Surprise Spyker Cars bid on Saab
The Auto Channel Los Angeles December 3, 2009; Just before General Motors shocked the media by its surprise � divorce� of CEO Fritz Henderson on Tuesday afternoon, there was another remarkable event that could be mighty important for the survival of the Saab brand.
Last week the Koenigsegg Group AG quit its negotiations with GM to take over the Swedish brand, resulting in a very gloom future for Saab. But on December 1, Joran Hagglund, state secretary of the Swedish Industry Ministry, went to Detroit with four other bids, to talk about the future of the company and its 3,400 employees. In his brief case were four bid, one of them � according to sources within GM - of Chinese state owned BAIC.
Later that day, Victor Muller, owner and CEO of Spyker Cars, got a phone call from GM, telling him the General wanted to proceed with the bid of the Dutch based exotic car manufacturer.
Spyker is a joint venture with the Russian Convers Group, that owns nearly 30 percent and is led by Vladimir Antonov.
At the LA Auto Show, I spoke with Victor Muller about his ideas and feelings about the possible upcoming deal.
Muller said that he was pleasantly surprised to get GM call and honored that GM choose Spyker to try and make a deal to save Saab. � But the time span is very short,� says Muller, � we will have to come to terms, before the end of this month.�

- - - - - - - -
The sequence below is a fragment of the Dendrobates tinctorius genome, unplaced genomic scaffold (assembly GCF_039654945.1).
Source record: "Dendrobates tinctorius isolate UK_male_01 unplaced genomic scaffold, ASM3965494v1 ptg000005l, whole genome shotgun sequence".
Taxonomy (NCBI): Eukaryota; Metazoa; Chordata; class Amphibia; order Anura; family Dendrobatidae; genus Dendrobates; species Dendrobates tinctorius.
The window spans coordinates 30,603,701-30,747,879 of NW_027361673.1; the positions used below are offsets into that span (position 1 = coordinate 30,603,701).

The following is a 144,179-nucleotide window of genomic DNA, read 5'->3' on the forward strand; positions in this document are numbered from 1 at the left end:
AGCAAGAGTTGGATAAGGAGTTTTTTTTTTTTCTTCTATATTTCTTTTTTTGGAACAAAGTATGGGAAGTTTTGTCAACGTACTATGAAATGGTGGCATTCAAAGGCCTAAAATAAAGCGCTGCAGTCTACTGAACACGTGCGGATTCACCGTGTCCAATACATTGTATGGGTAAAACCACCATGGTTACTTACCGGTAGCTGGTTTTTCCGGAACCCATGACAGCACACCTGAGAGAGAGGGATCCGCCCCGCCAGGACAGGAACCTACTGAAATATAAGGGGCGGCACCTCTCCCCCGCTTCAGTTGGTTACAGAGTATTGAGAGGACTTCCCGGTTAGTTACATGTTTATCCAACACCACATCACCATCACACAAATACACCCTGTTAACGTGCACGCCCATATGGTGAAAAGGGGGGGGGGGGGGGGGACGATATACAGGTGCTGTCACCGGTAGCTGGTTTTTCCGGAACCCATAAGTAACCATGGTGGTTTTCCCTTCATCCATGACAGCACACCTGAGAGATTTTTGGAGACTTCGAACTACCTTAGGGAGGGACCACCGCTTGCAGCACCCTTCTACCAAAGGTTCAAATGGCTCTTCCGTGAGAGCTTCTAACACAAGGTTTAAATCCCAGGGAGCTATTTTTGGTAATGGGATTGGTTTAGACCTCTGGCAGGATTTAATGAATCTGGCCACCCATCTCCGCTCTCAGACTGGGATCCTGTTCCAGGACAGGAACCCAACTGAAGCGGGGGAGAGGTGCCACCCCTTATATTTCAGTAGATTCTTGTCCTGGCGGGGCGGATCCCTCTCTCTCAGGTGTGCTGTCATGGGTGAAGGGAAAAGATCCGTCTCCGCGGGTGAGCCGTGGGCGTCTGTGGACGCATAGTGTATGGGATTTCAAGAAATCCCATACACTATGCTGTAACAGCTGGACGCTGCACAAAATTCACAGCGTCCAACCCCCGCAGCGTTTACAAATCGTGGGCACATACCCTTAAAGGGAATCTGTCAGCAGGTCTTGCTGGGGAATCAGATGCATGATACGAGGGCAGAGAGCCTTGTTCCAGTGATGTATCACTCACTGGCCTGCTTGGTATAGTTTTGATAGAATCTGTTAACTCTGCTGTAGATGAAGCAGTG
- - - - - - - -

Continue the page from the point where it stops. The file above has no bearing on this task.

Muller is an admirer of the Swedish brand and personally would be really sad, if it would not survice. � It is a good company, with good and honest people, and most important the new 9-5 is a gorgeous car.�
He says he has no information on any new model, except for what was published in the media. Upon an earlier question of a TV-host, if he would have been interested is the car manufacturer was an Italian or French company, his answer was a quick: �Most probably not. We are northern Europeans and we have the same characters, life styles and feelings. There definitely is a match between the Dutch and Scandinavian people.�
Upon my question if he is talking to the Swedish government, he said that would be eminent. But the Swedes have already announced that they will not bail out Saab with tax payer money. � That is something we do not need,� Muller says, �but of course there are issues that we will have to address together.�
Let�s wait see if a Flying Dutchman will be given a chance by the General to succeed in saving a Viking�